Together these areas form a vast, potentially binational natural park that could be managed cooperatively, much like Waterton-Glacier International Peace Park on the U.S.-Canadian border. In fact, advocates on both sides of the border have been pursuing this vision for more than 80 years. When Texas officials proposed creating Big Bend National Park in the 1930s, they envisioned an international park. In 1944, President Franklin Roosevelt wrote to Mexican President Manuel Avila Camacho that:

“I do not believe that this undertaking in the Big Bend [establishment of Big Bend National Park] will be complete until the entire park area in this region on both sides of the Rio Grande forms one great international park.”

Discussions lapsed in the 1950s, then resumed in the 1980s at the grassroots level, but were drowned out by debates over border security and immigration after the attacks of September 11, 2001.

Uniting, not dividing

It is not clear whether Congress will provide the $1.6 billion that President Trump has requested for work on a border wall. In any case, building a wall on a wide, inhabited river corridor with flood risks is a dubious goal. As experts have pointed out, it is more effective to police the border with technology and human power than to build a barrier.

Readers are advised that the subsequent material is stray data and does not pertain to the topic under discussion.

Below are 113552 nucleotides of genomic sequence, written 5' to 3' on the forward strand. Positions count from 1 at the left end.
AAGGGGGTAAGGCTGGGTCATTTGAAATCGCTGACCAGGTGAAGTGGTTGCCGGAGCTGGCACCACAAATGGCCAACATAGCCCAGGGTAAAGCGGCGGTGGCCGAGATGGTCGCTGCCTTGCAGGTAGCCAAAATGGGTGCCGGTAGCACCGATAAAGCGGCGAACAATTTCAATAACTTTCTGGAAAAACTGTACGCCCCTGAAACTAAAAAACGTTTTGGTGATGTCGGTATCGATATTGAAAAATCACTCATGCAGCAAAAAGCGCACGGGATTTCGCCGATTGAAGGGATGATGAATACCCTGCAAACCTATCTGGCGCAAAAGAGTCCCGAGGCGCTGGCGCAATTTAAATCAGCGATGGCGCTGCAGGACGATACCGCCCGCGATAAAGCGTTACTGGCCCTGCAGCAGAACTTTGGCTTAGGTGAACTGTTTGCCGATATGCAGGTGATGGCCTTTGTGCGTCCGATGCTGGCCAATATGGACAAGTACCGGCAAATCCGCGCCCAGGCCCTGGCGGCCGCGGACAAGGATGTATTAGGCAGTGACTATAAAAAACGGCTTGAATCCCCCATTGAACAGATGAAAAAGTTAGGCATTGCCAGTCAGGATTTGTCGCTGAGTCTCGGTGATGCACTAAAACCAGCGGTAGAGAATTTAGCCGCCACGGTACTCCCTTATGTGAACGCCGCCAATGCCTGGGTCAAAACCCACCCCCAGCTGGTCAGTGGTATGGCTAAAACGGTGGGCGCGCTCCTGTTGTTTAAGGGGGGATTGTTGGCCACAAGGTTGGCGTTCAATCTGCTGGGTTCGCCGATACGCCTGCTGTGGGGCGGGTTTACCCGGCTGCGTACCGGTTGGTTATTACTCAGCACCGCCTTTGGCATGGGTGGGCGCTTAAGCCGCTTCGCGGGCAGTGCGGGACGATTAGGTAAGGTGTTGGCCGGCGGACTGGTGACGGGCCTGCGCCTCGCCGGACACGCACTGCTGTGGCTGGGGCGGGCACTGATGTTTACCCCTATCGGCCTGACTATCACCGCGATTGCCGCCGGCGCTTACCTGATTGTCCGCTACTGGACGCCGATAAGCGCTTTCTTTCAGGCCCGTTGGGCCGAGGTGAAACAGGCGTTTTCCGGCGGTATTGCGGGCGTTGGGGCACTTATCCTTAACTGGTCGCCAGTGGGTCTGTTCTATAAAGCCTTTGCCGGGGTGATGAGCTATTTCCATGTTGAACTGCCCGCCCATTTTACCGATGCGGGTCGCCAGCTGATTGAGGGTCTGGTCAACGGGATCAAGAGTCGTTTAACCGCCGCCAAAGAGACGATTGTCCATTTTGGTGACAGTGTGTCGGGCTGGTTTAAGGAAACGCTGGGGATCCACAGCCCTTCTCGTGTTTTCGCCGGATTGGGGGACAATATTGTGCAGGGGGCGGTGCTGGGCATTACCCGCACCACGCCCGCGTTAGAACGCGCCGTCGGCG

In fact, restoring river habitat could improve border security by fostering higher and more constant water flow. Making the Rio Grande healthier would also benefit farmers and energy producers on both sides of the border.

In his 1951 essay “Chihuahua as We Might Have Been,” the American cultural landscape scholar J.B. Jackson wrote that “rivers are meant to bring men together, not to keep them apart,” and that the border imposes an artificial division on a region that humans accepted as one unified entity for hundreds of years—the Spanish Southwest. This vast shared watershed should remind us that we are fragile in isolation, but powerful when we come together.

This article was originally published on The Conversation. Read the original article.The Conversation